Specifically, should you only accept new work you know the team can finish in the given iteration? Is it ok to start the next highest priority backlog item even if you know the team doesn't have time to finish it? Thanks!

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    What's wrong with finishing the sprint early? – S.Lott Mar 30 '11 at 21:38
  • @S.Lott Because that would not be Scrum. The OP is asking for official rules / guidelines for a Scrum Team – Derek Davidson PST Aug 8 '13 at 9:12
  • This question is off-topic by today's standards. Questions like this may be on-topic on programmes or pm SE sites. – laalto Mar 23 '14 at 9:31
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    I'm voting to close this question as off-topic because it is not about programming. – Vadim Kotov Nov 2 '17 at 8:03

11 Answers 11


We use the time to fix bugs, and to pay back some technical debt.

If you can do this without talking to your product owner depends on your understanding of scrum or your work arrangement with the product owner.

In my personal opinion you make a promise for the sprint. Your part of the deal is to hold the promise. The Product Owner on the other hand is supposed to stay out of technical stuff, since that's what the developers are good at. Technical Debt is technical stuff. Bugs might be. But in the end you have to come to a common understanding with the PO what you can decide on your own and what you have to consult the PO with. In an ideal world the developers know so much about the product that they can make the decision on their own.

Starting on the next item is of course another option. If you can't finish it, Lex Scrum says don't touch it. And I like this law to some extend, because it actually creates slack that can be put to good use by developers ... like fixing bugs and paying back technical debt. If implementing another story is the best use of your time: find one that you can finish. If you can't find/create one, this is actually an impediment that you just found. Assuming we are talking at least about something like 4hours for 2-3 developers, we really should be able to find something useful to implement with these resources, shouldn't we?

  • Certainly this is something to suggest to the product owner, but the team must consult the PO to determine if there it is more appropriate to deliver business value first. – Ryan Cromwell Mar 29 '11 at 23:46
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    I think technical debt should be paid back no matter what. Unless it is something very different and specific like infrastructure needs, reducing technical debt should not be a separate item, it should be ingrained in the process. Infact it should be a Done criteria for every story. For eg. Code written or touched should have 90% code coverage unit tests, and should have fewer code smells than before. – sjt Jun 3 '11 at 16:11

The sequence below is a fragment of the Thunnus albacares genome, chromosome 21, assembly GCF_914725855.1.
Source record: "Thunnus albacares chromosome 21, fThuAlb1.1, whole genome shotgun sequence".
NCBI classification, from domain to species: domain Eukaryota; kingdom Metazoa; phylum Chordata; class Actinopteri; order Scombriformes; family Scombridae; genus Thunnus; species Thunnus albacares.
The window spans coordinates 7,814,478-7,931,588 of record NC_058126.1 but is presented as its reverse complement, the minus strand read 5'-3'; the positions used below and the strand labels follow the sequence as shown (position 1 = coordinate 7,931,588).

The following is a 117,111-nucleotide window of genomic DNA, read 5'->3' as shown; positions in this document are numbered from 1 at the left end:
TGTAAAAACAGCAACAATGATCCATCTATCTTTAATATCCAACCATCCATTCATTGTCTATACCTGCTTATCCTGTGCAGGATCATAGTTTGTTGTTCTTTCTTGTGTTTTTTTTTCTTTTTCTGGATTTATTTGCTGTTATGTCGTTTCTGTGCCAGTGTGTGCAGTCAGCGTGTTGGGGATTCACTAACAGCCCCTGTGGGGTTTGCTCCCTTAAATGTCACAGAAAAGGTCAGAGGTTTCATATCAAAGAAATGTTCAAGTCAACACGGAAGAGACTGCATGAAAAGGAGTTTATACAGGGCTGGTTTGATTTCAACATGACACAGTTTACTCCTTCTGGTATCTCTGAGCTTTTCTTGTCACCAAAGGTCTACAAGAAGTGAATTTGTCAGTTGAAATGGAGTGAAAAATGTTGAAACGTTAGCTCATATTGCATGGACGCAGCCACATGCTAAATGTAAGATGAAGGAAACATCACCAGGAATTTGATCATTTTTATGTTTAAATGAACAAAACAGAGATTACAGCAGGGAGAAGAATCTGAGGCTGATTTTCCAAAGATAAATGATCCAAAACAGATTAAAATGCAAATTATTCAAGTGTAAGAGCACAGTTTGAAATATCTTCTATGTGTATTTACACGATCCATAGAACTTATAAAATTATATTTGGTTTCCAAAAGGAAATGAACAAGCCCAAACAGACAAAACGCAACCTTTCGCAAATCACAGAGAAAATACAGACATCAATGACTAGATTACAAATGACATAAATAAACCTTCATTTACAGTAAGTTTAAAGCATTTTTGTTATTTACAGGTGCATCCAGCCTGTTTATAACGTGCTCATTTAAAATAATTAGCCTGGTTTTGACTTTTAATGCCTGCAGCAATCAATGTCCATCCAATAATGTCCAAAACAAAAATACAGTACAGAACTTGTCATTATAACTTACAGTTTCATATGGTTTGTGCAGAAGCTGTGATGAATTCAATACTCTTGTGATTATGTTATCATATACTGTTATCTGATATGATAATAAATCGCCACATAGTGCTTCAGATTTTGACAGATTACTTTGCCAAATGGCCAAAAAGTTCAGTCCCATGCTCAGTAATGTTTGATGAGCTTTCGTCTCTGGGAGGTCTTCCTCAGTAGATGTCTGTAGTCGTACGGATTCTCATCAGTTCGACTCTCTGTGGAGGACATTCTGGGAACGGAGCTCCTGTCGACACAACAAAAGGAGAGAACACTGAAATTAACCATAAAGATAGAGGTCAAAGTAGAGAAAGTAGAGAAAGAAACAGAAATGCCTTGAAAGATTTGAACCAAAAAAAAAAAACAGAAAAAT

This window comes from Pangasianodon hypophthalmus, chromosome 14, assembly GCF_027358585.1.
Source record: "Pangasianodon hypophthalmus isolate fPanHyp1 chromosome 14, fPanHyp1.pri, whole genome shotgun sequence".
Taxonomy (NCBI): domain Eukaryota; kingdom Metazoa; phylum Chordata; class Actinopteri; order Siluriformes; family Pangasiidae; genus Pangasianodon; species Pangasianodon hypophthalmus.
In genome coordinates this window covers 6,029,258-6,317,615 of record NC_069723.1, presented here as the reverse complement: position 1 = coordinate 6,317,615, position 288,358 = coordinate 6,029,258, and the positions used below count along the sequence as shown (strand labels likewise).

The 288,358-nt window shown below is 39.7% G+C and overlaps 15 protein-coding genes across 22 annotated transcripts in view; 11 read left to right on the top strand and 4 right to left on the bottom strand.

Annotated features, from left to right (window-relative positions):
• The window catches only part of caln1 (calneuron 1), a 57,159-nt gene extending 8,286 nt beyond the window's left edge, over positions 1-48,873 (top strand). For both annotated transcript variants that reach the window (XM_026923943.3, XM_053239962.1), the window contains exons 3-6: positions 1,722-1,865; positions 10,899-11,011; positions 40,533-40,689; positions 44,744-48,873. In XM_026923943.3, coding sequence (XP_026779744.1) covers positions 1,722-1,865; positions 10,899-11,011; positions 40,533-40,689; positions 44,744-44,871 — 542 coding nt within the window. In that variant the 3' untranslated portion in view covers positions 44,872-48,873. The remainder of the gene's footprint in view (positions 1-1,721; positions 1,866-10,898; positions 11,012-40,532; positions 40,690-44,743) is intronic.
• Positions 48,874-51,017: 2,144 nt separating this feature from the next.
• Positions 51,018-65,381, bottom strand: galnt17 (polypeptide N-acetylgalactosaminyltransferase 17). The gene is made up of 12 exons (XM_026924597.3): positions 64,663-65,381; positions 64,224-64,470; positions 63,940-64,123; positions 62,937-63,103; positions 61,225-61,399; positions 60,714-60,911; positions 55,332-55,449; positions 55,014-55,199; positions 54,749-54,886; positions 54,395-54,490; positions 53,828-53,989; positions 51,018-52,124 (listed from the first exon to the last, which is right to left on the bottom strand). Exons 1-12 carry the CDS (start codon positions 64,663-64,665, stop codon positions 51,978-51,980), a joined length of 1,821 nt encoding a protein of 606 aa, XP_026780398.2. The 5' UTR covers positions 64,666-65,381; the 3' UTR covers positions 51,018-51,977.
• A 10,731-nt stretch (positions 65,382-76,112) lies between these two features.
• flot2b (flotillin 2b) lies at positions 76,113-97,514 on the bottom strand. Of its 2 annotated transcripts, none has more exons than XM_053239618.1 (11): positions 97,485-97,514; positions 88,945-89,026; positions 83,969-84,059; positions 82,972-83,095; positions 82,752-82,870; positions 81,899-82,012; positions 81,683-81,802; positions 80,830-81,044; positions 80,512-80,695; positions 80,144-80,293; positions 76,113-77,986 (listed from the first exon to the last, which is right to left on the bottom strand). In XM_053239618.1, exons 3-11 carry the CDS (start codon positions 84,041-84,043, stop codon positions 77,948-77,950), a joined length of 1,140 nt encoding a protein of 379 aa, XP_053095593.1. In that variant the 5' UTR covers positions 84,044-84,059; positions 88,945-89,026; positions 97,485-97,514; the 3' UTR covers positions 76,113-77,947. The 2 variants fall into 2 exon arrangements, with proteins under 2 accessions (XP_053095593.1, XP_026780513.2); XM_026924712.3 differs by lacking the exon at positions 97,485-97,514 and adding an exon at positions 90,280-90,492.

should you only accept new work you know the team can finish in the given iteration? Is it ok to start the next highest priority backlog item even if you know the team doesn't have time to finish it?

Remember "Individuals and interactions over processes and tools" Do what your common sense tells you. Do not get too caught up in tools and processes.

As per the Scrum guide, the amount of work the Team commits to is completely up to the Team.

There is no harm in starting a next highest priority item when all the items above it are done. What would be preferable though is break the item down into a smaller or thinner slice which can actually be done.

If the Team finishes all it's Backlog Items well ahead of time, the team should definitely take up a few more.

  • +1: Scrum == Agile == Do what's right, don't dogmatically stick to a schedule for no compelling reason. – S.Lott Apr 23 '11 at 12:28

I would take the next highest item in the backlog and work with the product owner on creating a story that can can be completed in this iteration...so break the story into a smaller size to fit.


We haven't taken new work irrespective of whether it can be finished within the sprint or not. You should instead focus on Technical Debt, Design Debt, Code Debt

  • You should focus on Technical Debt, Design Debt, Code debt, no matter what. – sjt Jun 3 '11 at 16:08

Definitely break the story into something that fits. The team should never be committing to something it can't finish in a sprint. Additionally, only the team can add new work. If the team finishes early, the team needs to work with the Product Owner and agree to add work to the sprint. I've seen teams get into trouble when the "lead" or even the Scrummaster starts negotiating with the Product Owner outside of the team.